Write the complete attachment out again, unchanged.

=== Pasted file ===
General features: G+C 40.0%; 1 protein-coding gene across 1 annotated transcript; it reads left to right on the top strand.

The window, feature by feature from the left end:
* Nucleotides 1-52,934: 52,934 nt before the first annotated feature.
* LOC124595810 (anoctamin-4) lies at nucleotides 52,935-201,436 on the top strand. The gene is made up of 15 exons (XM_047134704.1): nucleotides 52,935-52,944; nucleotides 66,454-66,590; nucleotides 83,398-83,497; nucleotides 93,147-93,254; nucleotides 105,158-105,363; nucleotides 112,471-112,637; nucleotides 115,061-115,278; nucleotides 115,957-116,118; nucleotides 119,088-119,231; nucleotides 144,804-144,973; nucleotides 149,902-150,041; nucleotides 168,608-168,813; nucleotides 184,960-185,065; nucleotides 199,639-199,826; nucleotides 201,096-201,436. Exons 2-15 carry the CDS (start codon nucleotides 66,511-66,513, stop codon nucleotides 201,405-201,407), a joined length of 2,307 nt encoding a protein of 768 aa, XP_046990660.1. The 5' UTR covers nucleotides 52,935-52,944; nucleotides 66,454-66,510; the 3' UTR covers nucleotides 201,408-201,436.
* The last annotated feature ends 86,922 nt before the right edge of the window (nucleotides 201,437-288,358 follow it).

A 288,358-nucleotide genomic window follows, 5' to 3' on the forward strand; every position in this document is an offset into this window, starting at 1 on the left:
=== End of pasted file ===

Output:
General features: G+C 40.0%; 1 protein-coding gene across 1 annotated transcript; it reads left to right on the top strand.

The window, feature by feature from the left end:
* Nucleotides 1-52,934: 52,934 nt before the first annotated feature.
* LOC124595810 (anoctamin-4) lies at nucleotides 52,935-201,436 on the top strand. The gene is made up of 15 exons (XM_047134704.1): nucleotides 52,935-52,944; nucleotides 66,454-66,590; nucleotides 83,398-83,497; nucleotides 93,147-93,254; nucleotides 105,158-105,363; nucleotides 112,471-112,637; nucleotides 115,061-115,278; nucleotides 115,957-116,118; nucleotides 119,088-119,231; nucleotides 144,804-144,973; nucleotides 149,902-150,041; nucleotides 168,608-168,813; nucleotides 184,960-185,065; nucleotides 199,639-199,826; nucleotides 201,096-201,436. Exons 2-15 carry the CDS (start codon nucleotides 66,511-66,513, stop codon nucleotides 201,405-201,407), a joined length of 2,307 nt encoding a protein of 768 aa, XP_046990660.1. The 5' UTR covers nucleotides 52,935-52,944; nucleotides 66,454-66,510; the 3' UTR covers nucleotides 201,408-201,436.
* The last annotated feature ends 86,922 nt before the right edge of the window (nucleotides 201,437-288,358 follow it).

A 288,358-nucleotide genomic window follows, 5' to 3' on the forward strand; every position in this document is an offset into this window, starting at 1 on the left: